The liberal approach of the Constitution of India enumerated certain inviolable rights in part III of the same. Further, the communitarian spirit of the Constitution enshrined certain goals in part IV of the same. Part III, reflecting the liberal ideology is identified as the ‘fundamental rights’ whereas part IV is adjudged as the ‘Directive Principles of State Policy’. In line with the means and ends theory, fundamental rights are the means which paves the way to the ends. Some distinctions between the two are as follows:
|Sl.no||Fundamental Rights||Directive Principles|
|1||Part III||Part IV|
|2||Articles 12 to 35||Articles 36 to 51|
|3||Negative rights||Positive rights|
|4||Restricts the state from doing something||Enables the state to do something|
|5||Justiciable and enforcible||Non-justiciable and cannot be enforced|
Even though the Directive Principles are thought to be non-justiciable and non-enforcible, the State was keen on taking measures to implement the same. However, being communitarian in spirit, such implementations began to be challenged in the court for violating the individual rights that are held sacrosanct by the liberals. The Supreme Court of India, which initially took the non-justiciable feature of the Directive Principles as the indicator of their significance, prioritized Fundamental Rights over the Directive Principles. The Supreme Court of India initially held that the Directive Principles were subordinate in nature and any conflict between the two would lead to the supremacy of the Fundamental Rights. Eventually, the Supreme Court observed that Fundamental Rights are to be understood in light of the Directive Principles and they both were complimentary and supplementary to one another and enjoyed equal importance.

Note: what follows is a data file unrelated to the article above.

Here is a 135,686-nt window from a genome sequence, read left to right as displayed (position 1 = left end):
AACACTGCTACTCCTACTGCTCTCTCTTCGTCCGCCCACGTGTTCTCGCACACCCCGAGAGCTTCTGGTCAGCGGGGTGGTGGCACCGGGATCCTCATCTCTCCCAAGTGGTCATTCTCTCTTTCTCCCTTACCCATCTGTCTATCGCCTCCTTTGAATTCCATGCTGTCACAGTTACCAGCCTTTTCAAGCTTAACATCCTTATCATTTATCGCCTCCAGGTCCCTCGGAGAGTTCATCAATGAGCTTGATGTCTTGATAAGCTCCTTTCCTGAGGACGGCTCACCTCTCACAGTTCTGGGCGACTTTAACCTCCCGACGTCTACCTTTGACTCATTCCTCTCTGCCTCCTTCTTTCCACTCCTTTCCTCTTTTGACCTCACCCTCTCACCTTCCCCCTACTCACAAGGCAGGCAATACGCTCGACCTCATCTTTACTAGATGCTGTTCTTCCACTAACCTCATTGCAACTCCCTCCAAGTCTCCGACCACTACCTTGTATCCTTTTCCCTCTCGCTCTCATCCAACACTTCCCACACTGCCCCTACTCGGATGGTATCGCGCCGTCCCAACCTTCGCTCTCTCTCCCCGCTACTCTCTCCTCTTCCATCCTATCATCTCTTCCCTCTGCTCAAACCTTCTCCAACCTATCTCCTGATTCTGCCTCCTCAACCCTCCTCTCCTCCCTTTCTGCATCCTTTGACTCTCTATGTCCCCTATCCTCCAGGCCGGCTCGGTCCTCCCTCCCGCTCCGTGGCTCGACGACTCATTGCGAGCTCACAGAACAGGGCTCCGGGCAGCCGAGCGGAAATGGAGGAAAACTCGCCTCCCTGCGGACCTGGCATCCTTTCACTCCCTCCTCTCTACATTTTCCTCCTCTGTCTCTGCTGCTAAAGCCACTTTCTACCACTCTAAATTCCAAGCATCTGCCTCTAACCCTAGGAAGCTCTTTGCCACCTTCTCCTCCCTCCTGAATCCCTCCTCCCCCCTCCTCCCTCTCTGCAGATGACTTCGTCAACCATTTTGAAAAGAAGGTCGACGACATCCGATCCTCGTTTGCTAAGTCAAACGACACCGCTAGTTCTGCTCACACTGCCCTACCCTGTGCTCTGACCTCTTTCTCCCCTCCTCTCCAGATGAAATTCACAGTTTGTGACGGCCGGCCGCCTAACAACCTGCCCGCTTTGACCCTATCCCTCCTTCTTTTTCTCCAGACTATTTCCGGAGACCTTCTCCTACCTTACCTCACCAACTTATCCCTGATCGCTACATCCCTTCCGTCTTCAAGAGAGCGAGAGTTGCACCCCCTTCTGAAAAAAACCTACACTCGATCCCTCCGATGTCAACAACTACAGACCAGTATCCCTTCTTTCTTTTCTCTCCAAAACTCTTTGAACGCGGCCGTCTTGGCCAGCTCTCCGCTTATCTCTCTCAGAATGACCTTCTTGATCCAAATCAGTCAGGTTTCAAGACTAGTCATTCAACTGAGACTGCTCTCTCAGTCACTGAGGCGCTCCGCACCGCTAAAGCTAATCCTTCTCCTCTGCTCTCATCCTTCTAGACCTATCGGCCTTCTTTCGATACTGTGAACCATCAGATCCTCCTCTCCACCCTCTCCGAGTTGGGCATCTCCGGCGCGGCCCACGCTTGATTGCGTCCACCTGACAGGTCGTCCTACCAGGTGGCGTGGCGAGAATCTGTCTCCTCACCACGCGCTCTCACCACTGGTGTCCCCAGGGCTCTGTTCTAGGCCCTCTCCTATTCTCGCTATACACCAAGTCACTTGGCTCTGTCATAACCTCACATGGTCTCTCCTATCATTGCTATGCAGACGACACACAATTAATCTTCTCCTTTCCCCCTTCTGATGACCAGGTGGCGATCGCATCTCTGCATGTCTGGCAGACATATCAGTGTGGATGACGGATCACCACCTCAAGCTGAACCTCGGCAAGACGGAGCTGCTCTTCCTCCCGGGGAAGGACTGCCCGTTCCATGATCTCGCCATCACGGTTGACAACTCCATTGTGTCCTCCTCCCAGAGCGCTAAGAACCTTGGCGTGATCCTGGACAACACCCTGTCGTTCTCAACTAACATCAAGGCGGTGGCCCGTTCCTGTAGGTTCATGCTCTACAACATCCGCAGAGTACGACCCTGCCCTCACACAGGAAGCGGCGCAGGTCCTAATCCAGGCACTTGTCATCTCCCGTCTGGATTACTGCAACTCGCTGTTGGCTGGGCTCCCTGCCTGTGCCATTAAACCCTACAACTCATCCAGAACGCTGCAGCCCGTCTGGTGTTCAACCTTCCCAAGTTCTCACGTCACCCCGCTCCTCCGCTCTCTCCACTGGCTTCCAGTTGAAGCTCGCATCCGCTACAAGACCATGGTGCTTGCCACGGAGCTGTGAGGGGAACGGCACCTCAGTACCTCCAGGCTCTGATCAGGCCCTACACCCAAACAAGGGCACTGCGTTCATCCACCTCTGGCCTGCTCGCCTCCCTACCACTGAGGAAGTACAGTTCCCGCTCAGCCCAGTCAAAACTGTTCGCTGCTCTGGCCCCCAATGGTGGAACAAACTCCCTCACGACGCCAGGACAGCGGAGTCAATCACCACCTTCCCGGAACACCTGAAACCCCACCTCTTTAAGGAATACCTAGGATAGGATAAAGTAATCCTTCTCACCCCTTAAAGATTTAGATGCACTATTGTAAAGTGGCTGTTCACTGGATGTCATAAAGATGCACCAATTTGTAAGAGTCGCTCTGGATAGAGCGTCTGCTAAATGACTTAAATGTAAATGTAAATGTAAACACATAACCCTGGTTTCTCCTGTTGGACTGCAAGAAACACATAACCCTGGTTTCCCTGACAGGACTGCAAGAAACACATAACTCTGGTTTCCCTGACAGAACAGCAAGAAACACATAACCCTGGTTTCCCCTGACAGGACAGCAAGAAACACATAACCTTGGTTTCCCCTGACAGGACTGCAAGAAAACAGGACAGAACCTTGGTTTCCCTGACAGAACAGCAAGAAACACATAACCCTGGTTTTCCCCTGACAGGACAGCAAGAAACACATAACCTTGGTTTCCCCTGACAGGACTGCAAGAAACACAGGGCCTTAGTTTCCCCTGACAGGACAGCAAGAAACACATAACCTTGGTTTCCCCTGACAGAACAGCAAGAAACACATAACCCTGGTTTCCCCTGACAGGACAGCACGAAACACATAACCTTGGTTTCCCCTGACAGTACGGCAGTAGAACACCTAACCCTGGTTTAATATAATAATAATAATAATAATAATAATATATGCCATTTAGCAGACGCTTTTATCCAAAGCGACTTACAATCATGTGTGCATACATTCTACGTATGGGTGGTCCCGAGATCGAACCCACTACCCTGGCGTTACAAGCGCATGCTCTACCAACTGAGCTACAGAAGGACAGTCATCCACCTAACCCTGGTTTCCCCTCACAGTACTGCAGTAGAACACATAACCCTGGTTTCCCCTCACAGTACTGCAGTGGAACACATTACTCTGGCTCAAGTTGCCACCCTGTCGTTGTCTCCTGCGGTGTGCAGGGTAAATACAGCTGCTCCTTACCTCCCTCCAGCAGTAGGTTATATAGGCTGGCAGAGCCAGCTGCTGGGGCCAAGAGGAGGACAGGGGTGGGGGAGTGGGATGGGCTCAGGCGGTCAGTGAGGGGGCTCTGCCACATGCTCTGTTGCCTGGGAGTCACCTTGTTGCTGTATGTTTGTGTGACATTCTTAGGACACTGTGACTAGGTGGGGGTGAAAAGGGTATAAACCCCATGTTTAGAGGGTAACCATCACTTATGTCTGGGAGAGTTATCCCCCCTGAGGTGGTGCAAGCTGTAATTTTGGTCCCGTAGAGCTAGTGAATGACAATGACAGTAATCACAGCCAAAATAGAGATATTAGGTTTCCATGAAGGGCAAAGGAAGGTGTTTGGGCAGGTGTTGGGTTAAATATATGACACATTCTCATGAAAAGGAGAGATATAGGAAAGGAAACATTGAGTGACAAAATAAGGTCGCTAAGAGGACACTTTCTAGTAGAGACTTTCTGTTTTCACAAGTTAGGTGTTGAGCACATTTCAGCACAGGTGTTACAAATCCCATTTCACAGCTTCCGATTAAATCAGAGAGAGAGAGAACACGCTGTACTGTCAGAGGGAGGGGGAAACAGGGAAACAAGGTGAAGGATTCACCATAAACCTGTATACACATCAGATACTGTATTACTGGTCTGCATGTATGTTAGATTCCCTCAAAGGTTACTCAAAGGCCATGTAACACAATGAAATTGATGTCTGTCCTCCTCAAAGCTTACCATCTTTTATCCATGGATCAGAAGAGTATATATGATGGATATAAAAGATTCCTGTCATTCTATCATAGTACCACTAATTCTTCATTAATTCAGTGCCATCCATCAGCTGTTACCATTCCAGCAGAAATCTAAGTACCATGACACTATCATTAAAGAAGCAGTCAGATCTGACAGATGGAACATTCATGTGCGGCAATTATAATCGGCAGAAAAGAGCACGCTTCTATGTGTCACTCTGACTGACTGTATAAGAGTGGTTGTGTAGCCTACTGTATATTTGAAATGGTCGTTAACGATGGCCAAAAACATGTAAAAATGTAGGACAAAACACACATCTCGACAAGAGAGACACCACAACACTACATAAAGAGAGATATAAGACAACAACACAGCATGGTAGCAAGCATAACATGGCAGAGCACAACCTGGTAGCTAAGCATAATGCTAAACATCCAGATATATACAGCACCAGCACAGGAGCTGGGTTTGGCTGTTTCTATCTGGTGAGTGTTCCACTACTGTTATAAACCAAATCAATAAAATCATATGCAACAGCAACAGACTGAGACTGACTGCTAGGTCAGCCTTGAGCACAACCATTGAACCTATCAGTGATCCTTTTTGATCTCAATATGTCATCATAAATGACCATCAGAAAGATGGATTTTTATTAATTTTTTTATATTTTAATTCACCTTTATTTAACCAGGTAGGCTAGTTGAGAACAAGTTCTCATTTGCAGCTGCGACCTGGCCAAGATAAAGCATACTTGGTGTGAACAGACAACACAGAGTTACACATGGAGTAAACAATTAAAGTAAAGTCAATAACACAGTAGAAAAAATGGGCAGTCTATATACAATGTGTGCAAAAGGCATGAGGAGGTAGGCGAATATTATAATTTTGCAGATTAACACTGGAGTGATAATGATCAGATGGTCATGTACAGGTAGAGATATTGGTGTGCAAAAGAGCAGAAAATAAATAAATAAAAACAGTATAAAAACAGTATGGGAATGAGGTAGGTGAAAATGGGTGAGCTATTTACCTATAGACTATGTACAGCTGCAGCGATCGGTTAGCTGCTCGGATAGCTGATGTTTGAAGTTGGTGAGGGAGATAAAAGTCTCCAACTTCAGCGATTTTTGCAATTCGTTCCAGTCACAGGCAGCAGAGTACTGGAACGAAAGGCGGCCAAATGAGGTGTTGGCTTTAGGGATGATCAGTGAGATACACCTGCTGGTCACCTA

Eventually, the courts started to interpret fundamental rights with reference to the Directive Principles. The use of Directive Principles as guidance for interpreting Fundamental Rights paved the way for adjugating social rights. For instance, the Right to life under Article 21 guaranteed rights such as health, livelihood, education and shelter. In the Olga Tellis case of 1985, the Supreme Court held that the Right to Life would be meaningless unless it guaranteed the means through which life could be lived. The Supreme court also held in the Mirzapur Moti Kureshi Kassab Jamaat (2005) that the complete ban on slaughter of a certain class of cattle was a reasonable restriction on the right to perform one’s occupation, trade and business.
The Supreme Court further pronounced that the harmony between Fundamental Rights and the Directive Principles form the Basic Structure of the Constitution that cannot be altered. In the Grihakalyan vs. Union of India (1991), the court observed that the Directive Principles and Fundamental Rights are ‘harmoniously constructed’. In the FCI Union vs. FCI (1990), the court held that a writ can enforce the principle of equal pay for equal work. In Subash vs. the State of Bihar, the court observed that articles 14, 21 and 51A (g) are to be read together.
Fundamental Rights are to be, therefore, understood with respect to the Directive Principles. Social Rights and Civil-Political Rights are inextricably linked and mere protection of the latter will be of a limited value. Without fulfilment of certain Directive Principles, many Fundamental Rights can be rendered meaningless. The true interpretation of Fundamental Rights can be only achieved by studying it with reference to some of the Directive Principles. It’s worth noting that the Constitution of India was founded on a bedrock of balance between Fundamental Rights and the Directive Principles and to give absolute primacy to one over the other is to disturb the harmony of the Constitution.